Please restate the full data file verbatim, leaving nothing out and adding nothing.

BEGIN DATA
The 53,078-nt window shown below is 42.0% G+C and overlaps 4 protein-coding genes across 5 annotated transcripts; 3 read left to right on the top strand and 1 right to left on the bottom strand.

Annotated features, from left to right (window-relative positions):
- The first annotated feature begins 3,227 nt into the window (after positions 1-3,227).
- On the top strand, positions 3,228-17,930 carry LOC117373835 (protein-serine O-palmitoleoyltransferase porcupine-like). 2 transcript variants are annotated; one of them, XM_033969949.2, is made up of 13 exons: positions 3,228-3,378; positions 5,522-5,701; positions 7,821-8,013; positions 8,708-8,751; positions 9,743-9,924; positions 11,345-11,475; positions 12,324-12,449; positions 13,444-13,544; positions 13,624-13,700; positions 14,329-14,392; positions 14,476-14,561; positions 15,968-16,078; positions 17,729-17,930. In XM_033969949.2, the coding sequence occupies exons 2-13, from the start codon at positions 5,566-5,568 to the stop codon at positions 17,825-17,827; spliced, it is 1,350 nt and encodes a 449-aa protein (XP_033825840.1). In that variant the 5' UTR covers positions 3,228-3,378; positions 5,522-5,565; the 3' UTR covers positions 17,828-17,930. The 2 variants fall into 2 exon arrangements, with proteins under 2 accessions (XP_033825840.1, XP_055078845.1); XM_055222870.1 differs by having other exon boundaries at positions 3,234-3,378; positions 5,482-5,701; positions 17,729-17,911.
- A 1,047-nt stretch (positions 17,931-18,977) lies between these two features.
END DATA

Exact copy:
The 53,078-nt window shown below is 42.0% G+C and overlaps 4 protein-coding genes across 5 annotated transcripts; 3 read left to right on the top strand and 1 right to left on the bottom strand.

Annotated features, from left to right (window-relative positions):
- The first annotated feature begins 3,227 nt into the window (after positions 1-3,227).
- On the top strand, positions 3,228-17,930 carry LOC117373835 (protein-serine O-palmitoleoyltransferase porcupine-like). 2 transcript variants are annotated; one of them, XM_033969949.2, is made up of 13 exons: positions 3,228-3,378; positions 5,522-5,701; positions 7,821-8,013; positions 8,708-8,751; positions 9,743-9,924; positions 11,345-11,475; positions 12,324-12,449; positions 13,444-13,544; positions 13,624-13,700; positions 14,329-14,392; positions 14,476-14,561; positions 15,968-16,078; positions 17,729-17,930. In XM_033969949.2, the coding sequence occupies exons 2-13, from the start codon at positions 5,566-5,568 to the stop codon at positions 17,825-17,827; spliced, it is 1,350 nt and encodes a 449-aa protein (XP_033825840.1). In that variant the 5' UTR covers positions 3,228-3,378; positions 5,522-5,565; the 3' UTR covers positions 17,828-17,930. The 2 variants fall into 2 exon arrangements, with proteins under 2 accessions (XP_033825840.1, XP_055078845.1); XM_055222870.1 differs by having other exon boundaries at positions 3,234-3,378; positions 5,482-5,701; positions 17,729-17,911.
- A 1,047-nt stretch (positions 17,931-18,977) lies between these two features.